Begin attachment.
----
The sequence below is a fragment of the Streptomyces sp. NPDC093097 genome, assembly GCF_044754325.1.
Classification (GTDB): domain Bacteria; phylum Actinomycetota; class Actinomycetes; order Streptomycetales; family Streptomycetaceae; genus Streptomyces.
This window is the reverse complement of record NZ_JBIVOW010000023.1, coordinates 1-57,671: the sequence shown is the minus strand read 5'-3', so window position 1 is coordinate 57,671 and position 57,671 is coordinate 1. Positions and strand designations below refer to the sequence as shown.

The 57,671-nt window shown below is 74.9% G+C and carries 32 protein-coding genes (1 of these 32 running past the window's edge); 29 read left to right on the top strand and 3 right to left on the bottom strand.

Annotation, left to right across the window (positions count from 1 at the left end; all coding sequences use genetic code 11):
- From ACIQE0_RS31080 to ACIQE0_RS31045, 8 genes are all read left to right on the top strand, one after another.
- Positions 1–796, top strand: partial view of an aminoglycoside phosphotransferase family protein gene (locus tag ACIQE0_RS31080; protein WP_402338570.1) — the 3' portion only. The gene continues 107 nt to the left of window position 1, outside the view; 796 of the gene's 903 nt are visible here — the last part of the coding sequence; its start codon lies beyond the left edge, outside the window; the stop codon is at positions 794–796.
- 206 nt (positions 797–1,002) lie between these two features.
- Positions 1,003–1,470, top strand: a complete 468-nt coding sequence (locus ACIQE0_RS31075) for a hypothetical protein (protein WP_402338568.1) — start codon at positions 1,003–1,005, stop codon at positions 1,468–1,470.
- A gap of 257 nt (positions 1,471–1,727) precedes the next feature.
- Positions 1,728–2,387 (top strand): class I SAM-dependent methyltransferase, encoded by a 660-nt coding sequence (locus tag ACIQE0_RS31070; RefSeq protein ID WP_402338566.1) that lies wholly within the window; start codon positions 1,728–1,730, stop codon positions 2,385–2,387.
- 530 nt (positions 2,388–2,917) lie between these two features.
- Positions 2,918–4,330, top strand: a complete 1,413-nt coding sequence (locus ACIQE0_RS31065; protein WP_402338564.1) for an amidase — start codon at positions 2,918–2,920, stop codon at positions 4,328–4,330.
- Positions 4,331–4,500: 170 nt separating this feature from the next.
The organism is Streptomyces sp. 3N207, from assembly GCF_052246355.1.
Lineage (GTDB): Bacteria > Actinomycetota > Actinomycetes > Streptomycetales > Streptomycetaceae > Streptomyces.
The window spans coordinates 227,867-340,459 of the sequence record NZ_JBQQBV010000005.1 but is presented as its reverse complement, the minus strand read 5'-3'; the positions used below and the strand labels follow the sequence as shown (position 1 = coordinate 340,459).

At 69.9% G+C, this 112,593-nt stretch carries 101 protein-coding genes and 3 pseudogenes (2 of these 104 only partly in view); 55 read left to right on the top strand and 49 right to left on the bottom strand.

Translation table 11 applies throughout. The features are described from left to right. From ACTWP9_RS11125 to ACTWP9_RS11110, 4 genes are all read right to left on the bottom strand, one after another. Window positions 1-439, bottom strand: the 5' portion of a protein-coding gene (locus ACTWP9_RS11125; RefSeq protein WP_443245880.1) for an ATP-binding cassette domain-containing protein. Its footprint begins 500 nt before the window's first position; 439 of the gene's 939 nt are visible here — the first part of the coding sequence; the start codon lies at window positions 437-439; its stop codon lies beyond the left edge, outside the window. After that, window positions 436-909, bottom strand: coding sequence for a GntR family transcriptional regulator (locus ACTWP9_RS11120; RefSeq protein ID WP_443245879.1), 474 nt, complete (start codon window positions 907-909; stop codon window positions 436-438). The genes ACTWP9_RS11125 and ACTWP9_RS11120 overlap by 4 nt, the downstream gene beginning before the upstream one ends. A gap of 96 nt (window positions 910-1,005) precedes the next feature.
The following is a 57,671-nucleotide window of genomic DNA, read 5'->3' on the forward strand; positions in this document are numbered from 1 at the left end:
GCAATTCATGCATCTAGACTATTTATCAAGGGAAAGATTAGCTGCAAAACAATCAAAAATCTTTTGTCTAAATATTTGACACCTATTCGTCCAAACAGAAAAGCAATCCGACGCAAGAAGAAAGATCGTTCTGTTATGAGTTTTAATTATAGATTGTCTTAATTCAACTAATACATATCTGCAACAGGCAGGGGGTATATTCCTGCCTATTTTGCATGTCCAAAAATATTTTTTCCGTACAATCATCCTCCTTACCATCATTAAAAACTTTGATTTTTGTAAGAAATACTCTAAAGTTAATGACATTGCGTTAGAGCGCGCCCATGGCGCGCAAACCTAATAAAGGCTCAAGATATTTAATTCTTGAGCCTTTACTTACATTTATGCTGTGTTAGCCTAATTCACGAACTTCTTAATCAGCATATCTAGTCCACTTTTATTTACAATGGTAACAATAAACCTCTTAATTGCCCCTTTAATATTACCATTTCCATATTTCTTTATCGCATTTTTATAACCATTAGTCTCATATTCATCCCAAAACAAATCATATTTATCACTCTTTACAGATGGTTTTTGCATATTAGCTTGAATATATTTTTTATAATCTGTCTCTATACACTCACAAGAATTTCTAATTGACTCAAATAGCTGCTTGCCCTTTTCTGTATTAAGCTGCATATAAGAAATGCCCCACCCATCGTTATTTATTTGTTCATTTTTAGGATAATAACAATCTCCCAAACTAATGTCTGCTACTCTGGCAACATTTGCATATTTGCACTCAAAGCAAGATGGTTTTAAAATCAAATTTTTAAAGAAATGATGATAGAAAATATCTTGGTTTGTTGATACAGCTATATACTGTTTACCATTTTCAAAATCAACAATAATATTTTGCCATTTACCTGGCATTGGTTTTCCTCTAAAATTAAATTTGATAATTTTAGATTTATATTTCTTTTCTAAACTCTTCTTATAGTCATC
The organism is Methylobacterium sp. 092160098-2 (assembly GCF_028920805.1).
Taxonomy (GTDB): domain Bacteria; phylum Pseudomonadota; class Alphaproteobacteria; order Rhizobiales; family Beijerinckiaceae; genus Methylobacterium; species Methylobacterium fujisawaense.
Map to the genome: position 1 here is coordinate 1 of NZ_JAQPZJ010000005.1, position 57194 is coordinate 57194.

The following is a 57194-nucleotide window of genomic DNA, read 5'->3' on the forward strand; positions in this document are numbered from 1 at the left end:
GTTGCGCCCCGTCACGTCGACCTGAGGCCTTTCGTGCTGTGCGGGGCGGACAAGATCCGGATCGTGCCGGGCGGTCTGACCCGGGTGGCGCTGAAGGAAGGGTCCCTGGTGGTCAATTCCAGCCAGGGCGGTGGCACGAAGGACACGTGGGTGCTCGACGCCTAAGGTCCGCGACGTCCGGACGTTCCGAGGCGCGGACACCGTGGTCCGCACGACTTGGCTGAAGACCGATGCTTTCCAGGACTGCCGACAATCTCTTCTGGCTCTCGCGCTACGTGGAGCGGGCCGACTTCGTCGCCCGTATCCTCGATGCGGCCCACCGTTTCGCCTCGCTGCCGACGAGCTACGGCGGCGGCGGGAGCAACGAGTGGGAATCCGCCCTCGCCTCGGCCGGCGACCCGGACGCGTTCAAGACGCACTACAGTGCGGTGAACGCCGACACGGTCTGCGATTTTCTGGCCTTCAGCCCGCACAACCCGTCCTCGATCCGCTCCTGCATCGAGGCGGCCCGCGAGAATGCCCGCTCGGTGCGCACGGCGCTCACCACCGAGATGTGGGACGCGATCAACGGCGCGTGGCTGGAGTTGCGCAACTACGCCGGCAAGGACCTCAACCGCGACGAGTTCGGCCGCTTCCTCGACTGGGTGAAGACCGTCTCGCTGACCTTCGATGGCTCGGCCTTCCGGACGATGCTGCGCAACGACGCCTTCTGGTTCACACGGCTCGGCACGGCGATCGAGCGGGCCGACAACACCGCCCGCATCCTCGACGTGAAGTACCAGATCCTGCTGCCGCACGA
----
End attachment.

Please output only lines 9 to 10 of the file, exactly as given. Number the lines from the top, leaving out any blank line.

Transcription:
- Positions 1,003–1,470, top strand: a complete 468-nt coding sequence (locus ACIQE0_RS31075) for a hypothetical protein (protein WP_402338568.1) — start codon at positions 1,003–1,005, stop codon at positions 1,468–1,470.
- A gap of 257 nt (positions 1,471–1,727) precedes the next feature.